What is emphysema?
Emphysema is a disease of the lungs that usually develops after many years of smoking. Both chronic bronchitis and emphysema belong to a group of lung diseases known as chronic obstructive pulmonary disease (COPD). Once it develops, emphysema can’t be reversed. This is why not smoking or stopping smoking is very important.
Emphysema is a condition that involves damage to the walls of the air sacs (alveoli) of the lung. Alveoli are small, thin-walled, very fragile air sacs located in clusters at the end of the bronchial tubes deep inside the lungs. There are about 300 million alveoli in normal lungs. As you breathe in air, the alveoli stretch, drawing oxygen in and transporting it to the blood. When you exhale, the alveoli shrink, forcing carbon dioxide out of the body.
When emphysema develops, the alveoli and lung tissue are destroyed. With this damage, the alveoli cannot support the bronchial tubes. The tubes collapse and cause an “obstruction” (a blockage), which traps air inside the lungs. Too much air trapped in the lungs can give some patients a barrel-chested appearance. Also, because there are fewer alveoli, less oxygen will be able to move into the bloodstream.
Who gets emphysema?
Over 3 million people in the United States have been diagnosed with emphysema. Over 11 million Americans have COPD. Emphysema is most common in men between the ages of 50 and 70.
What causes emphysema?
Smoking is the number one factor. Because of this, emphysema is one of the most preventable types of respiratory diseases. Air pollutants in the home and workplace, genetic factors (Alpha-1 Antitrypsin Deficiency), and respiratory infections can also play a role in causing emphysema.
Cigarette smoking not only destroys lung tissue, it also irritates the airways. This causes inflammation and damage to cilia that line the bronchial tubes. This results in swollen airways, mucus production, and difficulty clearing the airways. All of these changes can lead to shortness of breath.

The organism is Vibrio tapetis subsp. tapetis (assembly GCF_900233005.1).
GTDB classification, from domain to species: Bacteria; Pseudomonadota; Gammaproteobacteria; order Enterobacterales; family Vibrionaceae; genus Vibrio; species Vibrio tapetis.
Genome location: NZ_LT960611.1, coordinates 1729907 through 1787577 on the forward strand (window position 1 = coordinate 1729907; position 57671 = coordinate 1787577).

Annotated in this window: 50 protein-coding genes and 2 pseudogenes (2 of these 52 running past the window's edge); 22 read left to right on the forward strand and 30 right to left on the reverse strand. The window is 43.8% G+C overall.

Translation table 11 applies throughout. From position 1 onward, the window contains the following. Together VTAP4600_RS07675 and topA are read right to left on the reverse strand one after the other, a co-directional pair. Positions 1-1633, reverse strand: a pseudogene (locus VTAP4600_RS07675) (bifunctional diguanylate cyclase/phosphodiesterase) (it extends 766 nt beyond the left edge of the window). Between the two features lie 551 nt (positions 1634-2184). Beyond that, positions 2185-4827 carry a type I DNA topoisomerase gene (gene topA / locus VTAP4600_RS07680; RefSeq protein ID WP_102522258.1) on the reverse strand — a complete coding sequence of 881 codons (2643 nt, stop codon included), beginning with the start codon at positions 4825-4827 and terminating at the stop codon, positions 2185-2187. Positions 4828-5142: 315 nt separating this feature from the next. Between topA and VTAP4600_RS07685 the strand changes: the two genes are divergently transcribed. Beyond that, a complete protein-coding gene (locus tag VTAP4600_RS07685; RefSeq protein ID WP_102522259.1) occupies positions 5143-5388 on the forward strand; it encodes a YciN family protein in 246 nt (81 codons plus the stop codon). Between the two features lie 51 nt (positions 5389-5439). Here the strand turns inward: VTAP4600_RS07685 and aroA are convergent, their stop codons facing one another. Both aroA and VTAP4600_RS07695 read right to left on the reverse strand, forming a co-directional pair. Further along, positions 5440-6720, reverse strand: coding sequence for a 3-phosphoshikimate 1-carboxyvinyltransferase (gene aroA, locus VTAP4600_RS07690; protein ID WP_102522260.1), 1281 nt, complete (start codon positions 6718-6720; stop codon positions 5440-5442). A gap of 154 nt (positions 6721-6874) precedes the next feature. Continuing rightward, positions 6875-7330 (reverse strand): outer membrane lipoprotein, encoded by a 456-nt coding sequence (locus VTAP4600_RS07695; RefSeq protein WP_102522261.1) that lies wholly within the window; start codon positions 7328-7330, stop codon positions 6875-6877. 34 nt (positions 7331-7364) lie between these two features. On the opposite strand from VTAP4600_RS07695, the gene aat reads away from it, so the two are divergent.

What are symptoms of emphysema?
Symptoms of emphysema may include coughing, wheezing, shortness of breath, chest tightness, and an increased production of mucus. Often times, symptoms may not be noticed until 50% or more of the lung tissue has been destroyed. Until then, the only symptoms may be a gradual development of shortness of breath and tiredness (fatigue), which can be mistaken for other illnesses. People who develop emphysema have an increased risk of pneumonia, bronchitis, and other lung infections. See your doctor if any of these symptoms arise:
- Shortness of breath, especially during light exercise or climbing steps
- Ongoing feeling of not being able to get enough air
- Long-term cough or “smoker’s cough”
- Long-term mucus production
- Ongoing fatigue
How is emphysema diagnosed?
The diagnosis of emphysema cannot be made solely on symptoms. Several tests are used to make the diagnosis. One simple test is to tap on your chest and listen with a stethoscope for a hollow sound. This means that air is being trapped in your lungs. Other tests include:
X-rays: X-rays are generally not useful for detecting early stages of emphysema. However, x-rays can help diagnose moderate or severe cases. Either a plain chest x-ray or a CAT (computer-aided tomography) scan can be used. Once the test is completed, the readings are compared to x-rays of healthy or normal lungs.